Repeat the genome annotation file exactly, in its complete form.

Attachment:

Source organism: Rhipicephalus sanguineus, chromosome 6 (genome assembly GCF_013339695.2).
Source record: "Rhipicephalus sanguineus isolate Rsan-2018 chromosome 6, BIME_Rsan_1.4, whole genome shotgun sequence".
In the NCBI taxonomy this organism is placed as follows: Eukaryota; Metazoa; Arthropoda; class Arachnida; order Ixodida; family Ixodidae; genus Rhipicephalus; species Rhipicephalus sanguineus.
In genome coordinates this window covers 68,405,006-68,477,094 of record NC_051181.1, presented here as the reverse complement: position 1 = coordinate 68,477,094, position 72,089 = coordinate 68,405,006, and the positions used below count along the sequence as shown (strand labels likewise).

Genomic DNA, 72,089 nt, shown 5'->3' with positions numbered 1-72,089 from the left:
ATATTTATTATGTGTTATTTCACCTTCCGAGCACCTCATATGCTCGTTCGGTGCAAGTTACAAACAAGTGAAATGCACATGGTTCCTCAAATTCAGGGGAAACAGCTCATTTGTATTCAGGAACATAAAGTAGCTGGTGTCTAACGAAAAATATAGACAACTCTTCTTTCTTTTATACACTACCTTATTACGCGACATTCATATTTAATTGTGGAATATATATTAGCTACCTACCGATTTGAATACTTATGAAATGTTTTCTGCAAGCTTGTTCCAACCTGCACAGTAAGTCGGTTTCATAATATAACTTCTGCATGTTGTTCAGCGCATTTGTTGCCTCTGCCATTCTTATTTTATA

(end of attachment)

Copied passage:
Source organism: Rhipicephalus sanguineus, chromosome 6 (genome assembly GCF_013339695.2).
Source record: "Rhipicephalus sanguineus isolate Rsan-2018 chromosome 6, BIME_Rsan_1.4, whole genome shotgun sequence".
In the NCBI taxonomy this organism is placed as follows: Eukaryota; Metazoa; Arthropoda; class Arachnida; order Ixodida; family Ixodidae; genus Rhipicephalus; species Rhipicephalus sanguineus.
In genome coordinates this window covers 68,405,006-68,477,094 of record NC_051181.1, presented here as the reverse complement: position 1 = coordinate 68,477,094, position 72,089 = coordinate 68,405,006, and the positions used below count along the sequence as shown (strand labels likewise).

Genomic DNA, 72,089 nt, shown 5'->3' with positions numbered 1-72,089 from the left:
ATATTTATTATGTGTTATTTCACCTTCCGAGCACCTCATATGCTCGTTCGGTGCAAGTTACAAACAAGTGAAATGCACATGGTTCCTCAAATTCAGGGGAAACAGCTCATTTGTATTCAGGAACATAAAGTAGCTGGTGTCTAACGAAAAATATAGACAACTCTTCTTTCTTTTATACACTACCTTATTACGCGACATTCATATTTAATTGTGGAATATATATTAGCTACCTACCGATTTGAATACTTATGAAATGTTTTCTGCAAGCTTGTTCCAACCTGCACAGTAAGTCGGTTTCATAATATAACTTCTGCATGTTGTTCAGCGCATTTGTTGCCTCTGCCATTCTTATTTTATA